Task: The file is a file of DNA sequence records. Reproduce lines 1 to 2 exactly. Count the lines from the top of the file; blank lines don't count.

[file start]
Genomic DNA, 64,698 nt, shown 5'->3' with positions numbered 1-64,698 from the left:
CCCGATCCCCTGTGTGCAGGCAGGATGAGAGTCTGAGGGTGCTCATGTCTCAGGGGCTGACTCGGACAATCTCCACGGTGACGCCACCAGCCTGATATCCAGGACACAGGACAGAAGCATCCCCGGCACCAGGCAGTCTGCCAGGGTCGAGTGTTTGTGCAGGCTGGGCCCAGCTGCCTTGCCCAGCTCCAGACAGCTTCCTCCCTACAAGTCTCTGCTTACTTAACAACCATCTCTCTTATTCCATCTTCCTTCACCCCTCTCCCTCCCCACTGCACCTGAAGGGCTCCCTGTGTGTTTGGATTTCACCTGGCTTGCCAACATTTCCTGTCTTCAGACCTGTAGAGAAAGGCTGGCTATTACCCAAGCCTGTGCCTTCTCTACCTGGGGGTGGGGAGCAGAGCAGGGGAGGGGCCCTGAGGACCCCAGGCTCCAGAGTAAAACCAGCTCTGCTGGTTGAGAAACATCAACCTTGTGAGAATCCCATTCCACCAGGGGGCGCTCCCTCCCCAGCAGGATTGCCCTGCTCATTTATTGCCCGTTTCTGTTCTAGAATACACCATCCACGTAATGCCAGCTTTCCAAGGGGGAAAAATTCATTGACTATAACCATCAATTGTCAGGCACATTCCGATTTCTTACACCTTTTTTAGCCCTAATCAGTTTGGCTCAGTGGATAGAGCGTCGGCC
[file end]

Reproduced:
Genomic DNA, 64,698 nt, shown 5'->3' with positions numbered 1-64,698 from the left:
CCCGATCCCCTGTGTGCAGGCAGGATGAGAGTCTGAGGGTGCTCATGTCTCAGGGGCTGACTCGGACAATCTCCACGGTGACGCCACCAGCCTGATATCCAGGACACAGGACAGAAGCATCCCCGGCACCAGGCAGTCTGCCAGGGTCGAGTGTTTGTGCAGGCTGGGCCCAGCTGCCTTGCCCAGCTCCAGACAGCTTCCTCCCTACAAGTCTCTGCTTACTTAACAACCATCTCTCTTATTCCATCTTCCTTCACCCCTCTCCCTCCCCACTGCACCTGAAGGGCTCCCTGTGTGTTTGGATTTCACCTGGCTTGCCAACATTTCCTGTCTTCAGACCTGTAGAGAAAGGCTGGCTATTACCCAAGCCTGTGCCTTCTCTACCTGGGGGTGGGGAGCAGAGCAGGGGAGGGGCCCTGAGGACCCCAGGCTCCAGAGTAAAACCAGCTCTGCTGGTTGAGAAACATCAACCTTGTGAGAATCCCATTCCACCAGGGGGCGCTCCCTCCCCAGCAGGATTGCCCTGCTCATTTATTGCCCGTTTCTGTTCTAGAATACACCATCCACGTAATGCCAGCTTTCCAAGGGGGAAAAATTCATTGACTATAACCATCAATTGTCAGGCACATTCCGATTTCTTACACCTTTTTTAGCCCTAATCAGTTTGGCTCAGTGGATAGAGCGTCGGCC